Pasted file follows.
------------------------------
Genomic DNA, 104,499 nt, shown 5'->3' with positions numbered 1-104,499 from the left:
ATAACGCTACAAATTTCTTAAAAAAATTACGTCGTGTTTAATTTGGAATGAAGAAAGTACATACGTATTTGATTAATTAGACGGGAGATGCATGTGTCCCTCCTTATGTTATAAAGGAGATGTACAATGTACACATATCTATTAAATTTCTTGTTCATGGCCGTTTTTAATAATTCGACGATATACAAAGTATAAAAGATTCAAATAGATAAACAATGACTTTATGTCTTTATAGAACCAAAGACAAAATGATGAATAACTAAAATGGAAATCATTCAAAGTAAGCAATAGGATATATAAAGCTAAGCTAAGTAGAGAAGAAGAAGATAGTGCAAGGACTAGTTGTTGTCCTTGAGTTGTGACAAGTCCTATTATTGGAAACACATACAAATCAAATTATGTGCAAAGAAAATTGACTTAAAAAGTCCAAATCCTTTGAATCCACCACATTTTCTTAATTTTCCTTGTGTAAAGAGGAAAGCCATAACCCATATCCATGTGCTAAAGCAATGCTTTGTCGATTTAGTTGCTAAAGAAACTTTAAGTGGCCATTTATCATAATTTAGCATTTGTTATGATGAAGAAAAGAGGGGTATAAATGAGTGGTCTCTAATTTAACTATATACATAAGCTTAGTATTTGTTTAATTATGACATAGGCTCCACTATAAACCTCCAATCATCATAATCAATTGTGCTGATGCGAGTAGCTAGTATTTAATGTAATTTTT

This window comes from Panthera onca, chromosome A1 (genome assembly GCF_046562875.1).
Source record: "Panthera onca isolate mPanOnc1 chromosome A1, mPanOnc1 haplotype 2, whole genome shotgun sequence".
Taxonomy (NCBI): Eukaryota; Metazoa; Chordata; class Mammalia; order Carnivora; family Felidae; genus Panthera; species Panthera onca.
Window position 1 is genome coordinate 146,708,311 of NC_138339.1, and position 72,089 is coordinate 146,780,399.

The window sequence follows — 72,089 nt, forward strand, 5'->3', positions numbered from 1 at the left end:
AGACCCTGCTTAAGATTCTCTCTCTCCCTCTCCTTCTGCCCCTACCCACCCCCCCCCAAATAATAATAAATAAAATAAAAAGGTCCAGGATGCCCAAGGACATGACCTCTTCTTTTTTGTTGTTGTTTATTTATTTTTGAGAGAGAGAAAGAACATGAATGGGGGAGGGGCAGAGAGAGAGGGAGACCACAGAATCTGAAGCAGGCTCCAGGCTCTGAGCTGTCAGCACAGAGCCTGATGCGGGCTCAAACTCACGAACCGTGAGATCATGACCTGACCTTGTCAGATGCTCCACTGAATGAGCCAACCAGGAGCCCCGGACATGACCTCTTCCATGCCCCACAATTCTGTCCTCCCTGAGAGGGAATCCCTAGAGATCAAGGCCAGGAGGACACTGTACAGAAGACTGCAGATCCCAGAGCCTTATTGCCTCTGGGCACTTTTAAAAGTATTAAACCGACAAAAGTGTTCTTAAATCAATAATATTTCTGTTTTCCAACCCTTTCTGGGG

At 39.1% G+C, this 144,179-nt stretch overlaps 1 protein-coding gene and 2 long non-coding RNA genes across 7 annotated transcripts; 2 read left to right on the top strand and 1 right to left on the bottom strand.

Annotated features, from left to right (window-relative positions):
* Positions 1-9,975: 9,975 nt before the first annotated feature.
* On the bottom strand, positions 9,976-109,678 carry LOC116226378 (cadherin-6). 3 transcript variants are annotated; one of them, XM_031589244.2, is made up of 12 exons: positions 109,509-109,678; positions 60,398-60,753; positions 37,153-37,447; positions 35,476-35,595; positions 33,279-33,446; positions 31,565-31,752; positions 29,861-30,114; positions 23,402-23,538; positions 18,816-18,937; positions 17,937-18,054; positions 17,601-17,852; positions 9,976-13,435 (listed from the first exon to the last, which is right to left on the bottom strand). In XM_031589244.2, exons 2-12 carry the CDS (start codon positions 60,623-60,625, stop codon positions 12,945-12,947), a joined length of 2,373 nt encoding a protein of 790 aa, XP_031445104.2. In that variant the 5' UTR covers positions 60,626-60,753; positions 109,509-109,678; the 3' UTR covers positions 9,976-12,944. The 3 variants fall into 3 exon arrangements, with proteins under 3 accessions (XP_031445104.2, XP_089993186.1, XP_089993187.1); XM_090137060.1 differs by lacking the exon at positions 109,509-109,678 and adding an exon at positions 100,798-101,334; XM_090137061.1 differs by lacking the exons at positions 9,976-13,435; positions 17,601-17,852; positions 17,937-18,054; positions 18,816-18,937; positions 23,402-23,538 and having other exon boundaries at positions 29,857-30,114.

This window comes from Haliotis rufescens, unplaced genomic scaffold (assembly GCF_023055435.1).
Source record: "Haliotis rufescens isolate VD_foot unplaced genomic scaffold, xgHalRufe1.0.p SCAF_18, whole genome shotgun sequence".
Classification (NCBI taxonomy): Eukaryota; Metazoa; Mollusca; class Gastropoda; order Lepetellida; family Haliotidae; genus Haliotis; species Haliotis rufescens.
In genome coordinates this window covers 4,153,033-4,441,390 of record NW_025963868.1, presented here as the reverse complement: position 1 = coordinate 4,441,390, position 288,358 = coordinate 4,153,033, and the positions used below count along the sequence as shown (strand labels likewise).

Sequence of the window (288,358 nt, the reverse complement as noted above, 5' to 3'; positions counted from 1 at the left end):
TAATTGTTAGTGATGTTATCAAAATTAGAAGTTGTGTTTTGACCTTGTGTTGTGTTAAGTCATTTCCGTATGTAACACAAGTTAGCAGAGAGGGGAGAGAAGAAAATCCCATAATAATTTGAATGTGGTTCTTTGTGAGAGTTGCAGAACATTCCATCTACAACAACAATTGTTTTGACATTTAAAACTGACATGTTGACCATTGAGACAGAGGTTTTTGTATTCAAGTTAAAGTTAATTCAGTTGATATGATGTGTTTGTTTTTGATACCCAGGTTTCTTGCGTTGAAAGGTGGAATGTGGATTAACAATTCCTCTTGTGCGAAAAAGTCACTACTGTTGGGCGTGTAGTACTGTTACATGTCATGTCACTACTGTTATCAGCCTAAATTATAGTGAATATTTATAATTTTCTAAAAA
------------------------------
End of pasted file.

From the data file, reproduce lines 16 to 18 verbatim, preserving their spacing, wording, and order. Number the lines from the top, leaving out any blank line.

In genome coordinates this window covers 4,153,033-4,441,390 of record NW_025963868.1, presented here as the reverse complement: position 1 = coordinate 4,441,390, position 288,358 = coordinate 4,153,033, and the positions used below count along the sequence as shown (strand labels likewise).

Sequence of the window (288,358 nt, the reverse complement as noted above, 5' to 3'; positions counted from 1 at the left end):
TAATTGTTAGTGATGTTATCAAAATTAGAAGTTGTGTTTTGACCTTGTGTTGTGTTAAGTCATTTCCGTATGTAACACAAGTTAGCAGAGAGGGGAGAGAAGAAAATCCCATAATAATTTGAATGTGGTTCTTTGTGAGAGTTGCAGAACATTCCATCTACAACAACAATTGTTTTGACATTTAAAACTGACATGTTGACCATTGAGACAGAGGTTTTTGTATTCAAGTTAAAGTTAATTCAGTTGATATGATGTGTTTGTTTTTGATACCCAGGTTTCTTGCGTTGAAAGGTGGAATGTGGATTAACAATTCCTCTTGTGCGAAAAAGTCACTACTGTTGGGCGTGTAGTACTGTTACATGTCATGTCACTACTGTTATCAGCCTAAATTATAGTGAATATTTATAATTTTCTAAAAA